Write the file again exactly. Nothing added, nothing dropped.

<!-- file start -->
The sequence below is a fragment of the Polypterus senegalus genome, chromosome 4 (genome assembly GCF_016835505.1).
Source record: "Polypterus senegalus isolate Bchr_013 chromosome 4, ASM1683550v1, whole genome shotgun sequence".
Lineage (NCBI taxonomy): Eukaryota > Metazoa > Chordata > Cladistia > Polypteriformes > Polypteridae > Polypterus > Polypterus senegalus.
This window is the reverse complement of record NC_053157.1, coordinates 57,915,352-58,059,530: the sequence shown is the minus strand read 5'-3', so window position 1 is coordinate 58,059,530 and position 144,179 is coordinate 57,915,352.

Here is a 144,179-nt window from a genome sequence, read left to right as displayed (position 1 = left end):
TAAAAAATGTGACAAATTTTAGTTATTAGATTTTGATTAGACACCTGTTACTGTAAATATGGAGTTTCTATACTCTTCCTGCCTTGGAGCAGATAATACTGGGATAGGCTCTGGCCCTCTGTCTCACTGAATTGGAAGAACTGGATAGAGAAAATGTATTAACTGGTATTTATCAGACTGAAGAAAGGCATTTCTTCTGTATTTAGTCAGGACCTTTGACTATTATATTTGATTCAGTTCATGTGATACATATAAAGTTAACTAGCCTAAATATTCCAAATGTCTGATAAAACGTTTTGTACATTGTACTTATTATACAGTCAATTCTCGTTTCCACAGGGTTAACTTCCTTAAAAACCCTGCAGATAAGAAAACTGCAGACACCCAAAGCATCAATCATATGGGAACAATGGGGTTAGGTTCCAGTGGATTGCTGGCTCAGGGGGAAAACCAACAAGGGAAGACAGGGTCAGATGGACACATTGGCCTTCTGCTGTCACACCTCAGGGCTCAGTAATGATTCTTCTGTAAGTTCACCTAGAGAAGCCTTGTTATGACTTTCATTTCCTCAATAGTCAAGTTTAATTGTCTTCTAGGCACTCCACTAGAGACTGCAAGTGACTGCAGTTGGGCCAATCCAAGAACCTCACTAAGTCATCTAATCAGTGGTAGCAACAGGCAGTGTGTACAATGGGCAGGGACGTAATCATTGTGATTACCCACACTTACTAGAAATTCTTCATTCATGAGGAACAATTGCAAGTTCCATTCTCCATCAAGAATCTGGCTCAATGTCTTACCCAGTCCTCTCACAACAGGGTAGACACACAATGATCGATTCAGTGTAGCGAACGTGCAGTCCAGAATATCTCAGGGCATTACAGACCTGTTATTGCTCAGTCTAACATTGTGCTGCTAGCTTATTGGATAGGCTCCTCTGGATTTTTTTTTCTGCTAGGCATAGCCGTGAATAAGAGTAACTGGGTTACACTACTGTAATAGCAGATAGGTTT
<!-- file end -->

The sequence below is a fragment of the Polypterus senegalus genome, chromosome 4 (genome assembly GCF_016835505.1).
Source record: "Polypterus senegalus isolate Bchr_013 chromosome 4, ASM1683550v1, whole genome shotgun sequence".
Lineage (NCBI taxonomy): Eukaryota > Metazoa > Chordata > Cladistia > Polypteriformes > Polypteridae > Polypterus > Polypterus senegalus.
This window is the reverse complement of record NC_053157.1, coordinates 57,915,352-58,059,530: the sequence shown is the minus strand read 5'-3', so window position 1 is coordinate 58,059,530 and position 144,179 is coordinate 57,915,352.

Here is a 144,179-nt window from a genome sequence, read left to right as displayed (position 1 = left end):
TAAAAAATGTGACAAATTTTAGTTATTAGATTTTGATTAGACACCTGTTACTGTAAATATGGAGTTTCTATACTCTTCCTGCCTTGGAGCAGATAATACTGGGATAGGCTCTGGCCCTCTGTCTCACTGAATTGGAAGAACTGGATAGAGAAAATGTATTAACTGGTATTTATCAGACTGAAGAAAGGCATTTCTTCTGTATTTAGTCAGGACCTTTGACTATTATATTTGATTCAGTTCATGTGATACATATAAAGTTAACTAGCCTAAATATTCCAAATGTCTGATAAAACGTTTTGTACATTGTACTTATTATACAGTCAATTCTCGTTTCCACAGGGTTAACTTCCTTAAAAACCCTGCAGATAAGAAAACTGCAGACACCCAAAGCATCAATCATATGGGAACAATGGGGTTAGGTTCCAGTGGATTGCTGGCTCAGGGGGAAAACCAACAAGGGAAGACAGGGTCAGATGGACACATTGGCCTTCTGCTGTCACACCTCAGGGCTCAGTAATGATTCTTCTGTAAGTTCACCTAGAGAAGCCTTGTTATGACTTTCATTTCCTCAATAGTCAAGTTTAATTGTCTTCTAGGCACTCCACTAGAGACTGCAAGTGACTGCAGTTGGGCCAATCCAAGAACCTCACTAAGTCATCTAATCAGTGGTAGCAACAGGCAGTGTGTACAATGGGCAGGGACGTAATCATTGTGATTACCCACACTTACTAGAAATTCTTCATTCATGAGGAACAATTGCAAGTTCCATTCTCCATCAAGAATCTGGCTCAATGTCTTACCCAGTCCTCTCACAACAGGGTAGACACACAATGATCGATTCAGTGTAGCGAACGTGCAGTCCAGAATATCTCAGGGCATTACAGACCTGTTATTGCTCAGTCTAACATTGTGCTGCTAGCTTATTGGATAGGCTCCTCTGGATTTTTTTTTCTGCTAGGCATAGCCGTGAATAAGAGTAACTGGGTTACACTACTGTAATAGCAGATAGGTTT